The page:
This week I had an interview for a job. Although I haven’t been actively looking for a permanent job, I have been feeling a tad lonely working at home, and was thinking it would be nice to have some new work friends, a reason to wash my hair every day, and someone else to make my coffee now and again. So when this opportunity came along, and I was asked if I would be interested in applying, I thought I should go for it.
I’ve always enjoyed job interviews, with much the same perverse pleasure that I get from exams. At heart I am a over-competitive, under-confident exhibitionist. It sounds like an odd combination, but it isn’t really – I love being marked, being praised, and I strive to do well so that people will tell me how clever I am.
What fits slightly less well with this picture is the rather cocky, informal persona I often find myself adopting in these situations, the kind where you are supposed to make a good impression, like interviews and first dates. Perhaps it is a defence mechanism – a detached but challenging front put up to hide a fear of failure. Or maybe it is just my strong attention seeking streak – ‘Look at me! Look at how charming/borderline inappropriate I am!’
Just in case my potential future employers read this though… let’s just put it down to nerves…
Overall, it would be fair to say that I gave a true reflection of my personality. Whether of not it was a good one we will only know tomorrow when they have made their decision. The way I look at it though, these are people I would have to spend a large chunk of my working week with, so it’s only fair they know what they are letting themselves in for.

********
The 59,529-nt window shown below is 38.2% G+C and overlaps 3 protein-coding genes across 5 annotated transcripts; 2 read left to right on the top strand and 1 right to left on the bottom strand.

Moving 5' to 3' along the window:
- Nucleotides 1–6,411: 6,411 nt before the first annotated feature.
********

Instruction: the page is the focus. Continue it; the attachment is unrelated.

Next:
Throughout the interview I cracked a string of bad jokes and waffled terribly, much like I do when I have to leave a message on an answer phone – ‘so, um… yes, that was all really, give me a call back if you have time, or whatever… hope you’re well… I should probably stop now… by-eee!’
Here are a couple of questions I think I answered particularly well:
Director of Fundraising: So, can you tell us why you decided to apply for the job?
Me: Well, I’ve been working at home for a while now, and I really miss getting dressed up to come into an office…
Senior Trust Fundraiser: Can you tell me what you would expect from me as your line manager?
Me: [looks thoughtful] Treats?
I can only assume that this level of childishness must mean that subconsciously, I really want the job. Let’s keep our fingers crossed that the highly competent yet decidedly immature combination is just what they are looking for.
I’m Jo and I am a single, work-at-home mother to two gorgeous, spirited girls. Bee is 16 and Belle is nine. Bee was born when I was 17, and by 19 I was a single parent for the first time. I became a single mum for the second time in 2008. It is hard work, harder now than at 19, but I manage to juggle family, work and home commitments by pretending I don’t notice how dirty the house is. I am also a freelance journalist, specialising in parenting, breastfeeding and issues affecting women. I am available for any kind of work involving research, features, comment and commercial copywriting. I am basically a word whore. You can find my blog here.